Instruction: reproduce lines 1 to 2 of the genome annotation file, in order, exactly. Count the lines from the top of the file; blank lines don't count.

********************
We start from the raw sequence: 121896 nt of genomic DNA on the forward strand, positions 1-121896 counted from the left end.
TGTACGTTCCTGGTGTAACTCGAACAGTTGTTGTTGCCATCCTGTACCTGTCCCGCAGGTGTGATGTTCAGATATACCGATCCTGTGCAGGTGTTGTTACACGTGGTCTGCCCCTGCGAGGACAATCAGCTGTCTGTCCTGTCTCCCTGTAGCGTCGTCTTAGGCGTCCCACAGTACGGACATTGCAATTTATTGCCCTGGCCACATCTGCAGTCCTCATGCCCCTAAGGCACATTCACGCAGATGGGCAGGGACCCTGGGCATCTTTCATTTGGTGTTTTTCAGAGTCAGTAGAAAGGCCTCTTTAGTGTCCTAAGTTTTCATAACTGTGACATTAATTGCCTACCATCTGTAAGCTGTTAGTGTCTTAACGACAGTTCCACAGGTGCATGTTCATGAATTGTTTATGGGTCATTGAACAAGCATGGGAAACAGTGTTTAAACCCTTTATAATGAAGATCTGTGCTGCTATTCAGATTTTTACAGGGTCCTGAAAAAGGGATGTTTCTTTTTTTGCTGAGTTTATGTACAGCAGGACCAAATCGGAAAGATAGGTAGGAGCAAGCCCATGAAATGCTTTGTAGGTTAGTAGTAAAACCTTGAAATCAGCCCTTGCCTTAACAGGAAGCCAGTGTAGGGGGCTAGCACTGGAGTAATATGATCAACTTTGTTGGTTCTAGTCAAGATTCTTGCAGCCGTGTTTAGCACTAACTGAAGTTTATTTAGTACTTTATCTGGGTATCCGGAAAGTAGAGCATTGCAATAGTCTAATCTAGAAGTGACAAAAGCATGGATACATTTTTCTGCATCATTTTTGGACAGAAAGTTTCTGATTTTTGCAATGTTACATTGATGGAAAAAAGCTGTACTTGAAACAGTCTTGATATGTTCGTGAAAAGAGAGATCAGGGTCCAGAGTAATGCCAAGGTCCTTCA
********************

We start from the raw sequence: 121896 nt of genomic DNA on the forward strand, positions 1-121896 counted from the left end.
TGTACGTTCCTGGTGTAACTCGAACAGTTGTTGTTGCCATCCTGTACCTGTCCCGCAGGTGTGATGTTCAGATATACCGATCCTGTGCAGGTGTTGTTACACGTGGTCTGCCCCTGCGAGGACAATCAGCTGTCTGTCCTGTCTCCCTGTAGCGTCGTCTTAGGCGTCCCACAGTACGGACATTGCAATTTATTGCCCTGGCCACATCTGCAGTCCTCATGCCCCTAAGGCACATTCACGCAGATGGGCAGGGACCCTGGGCATCTTTCATTTGGTGTTTTTCAGAGTCAGTAGAAAGGCCTCTTTAGTGTCCTAAGTTTTCATAACTGTGACATTAATTGCCTACCATCTGTAAGCTGTTAGTGTCTTAACGACAGTTCCACAGGTGCATGTTCATGAATTGTTTATGGGTCATTGAACAAGCATGGGAAACAGTGTTTAAACCCTTTATAATGAAGATCTGTGCTGCTATTCAGATTTTTACAGGGTCCTGAAAAAGGGATGTTTCTTTTTTTGCTGAGTTTATGTACAGCAGGACCAAATCGGAAAGATAGGTAGGAGCAAGCCCATGAAATGCTTTGTAGGTTAGTAGTAAAACCTTGAAATCAGCCCTTGCCTTAACAGGAAGCCAGTGTAGGGGGCTAGCACTGGAGTAATATGATCAACTTTGTTGGTTCTAGTCAAGATTCTTGCAGCCGTGTTTAGCACTAACTGAAGTTTATTTAGTACTTTATCTGGGTATCCGGAAAGTAGAGCATTGCAATAGTCTAATCTAGAAGTGACAAAAGCATGGATACATTTTTCTGCATCATTTTTGGACAGAAAGTTTCTGATTTTTGCAATGTTACATTGATGGAAAAAAGCTGTACTTGAAACAGTCTTGATATGTTCGTGAAAAGAGAGATCAGGGTCCAGAGTAATGCCAAGGTCCTTCA